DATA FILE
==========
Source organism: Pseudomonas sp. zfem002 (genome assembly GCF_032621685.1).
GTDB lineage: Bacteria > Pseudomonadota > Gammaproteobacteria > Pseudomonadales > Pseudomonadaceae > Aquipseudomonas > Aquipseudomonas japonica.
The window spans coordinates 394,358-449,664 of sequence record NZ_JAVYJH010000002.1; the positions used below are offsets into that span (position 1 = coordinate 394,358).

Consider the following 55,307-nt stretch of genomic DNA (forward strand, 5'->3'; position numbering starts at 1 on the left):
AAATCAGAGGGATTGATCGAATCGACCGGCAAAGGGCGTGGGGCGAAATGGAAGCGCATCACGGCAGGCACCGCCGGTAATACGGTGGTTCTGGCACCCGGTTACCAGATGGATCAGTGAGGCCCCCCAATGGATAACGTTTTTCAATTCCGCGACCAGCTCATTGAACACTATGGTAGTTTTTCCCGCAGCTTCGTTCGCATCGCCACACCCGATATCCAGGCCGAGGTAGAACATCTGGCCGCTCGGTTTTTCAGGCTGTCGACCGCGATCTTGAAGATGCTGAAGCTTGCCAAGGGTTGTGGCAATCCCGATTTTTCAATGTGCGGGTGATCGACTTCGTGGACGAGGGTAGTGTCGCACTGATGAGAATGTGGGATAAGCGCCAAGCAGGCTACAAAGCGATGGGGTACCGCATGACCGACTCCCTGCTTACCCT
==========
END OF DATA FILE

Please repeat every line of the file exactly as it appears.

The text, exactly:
Source organism: Pseudomonas sp. zfem002 (genome assembly GCF_032621685.1).
GTDB lineage: Bacteria > Pseudomonadota > Gammaproteobacteria > Pseudomonadales > Pseudomonadaceae > Aquipseudomonas > Aquipseudomonas japonica.
The window spans coordinates 394,358-449,664 of sequence record NZ_JAVYJH010000002.1; the positions used below are offsets into that span (position 1 = coordinate 394,358).

Consider the following 55,307-nt stretch of genomic DNA (forward strand, 5'->3'; position numbering starts at 1 on the left):
AAATCAGAGGGATTGATCGAATCGACCGGCAAAGGGCGTGGGGCGAAATGGAAGCGCATCACGGCAGGCACCGCCGGTAATACGGTGGTTCTGGCACCCGGTTACCAGATGGATCAGTGAGGCCCCCCAATGGATAACGTTTTTCAATTCCGCGACCAGCTCATTGAACACTATGGTAGTTTTTCCCGCAGCTTCGTTCGCATCGCCACACCCGATATCCAGGCCGAGGTAGAACATCTGGCCGCTCGGTTTTTCAGGCTGTCGACCGCGATCTTGAAGATGCTGAAGCTTGCCAAGGGTTGTGGCAATCCCGATTTTTCAATGTGCGGGTGATCGACTTCGTGGACGAGGGTAGTGTCGCACTGATGAGAATGTGGGATAAGCGCCAAGCAGGCTACAAAGCGATGGGGTACCGCATGACCGACTCCCTGCTTACCCT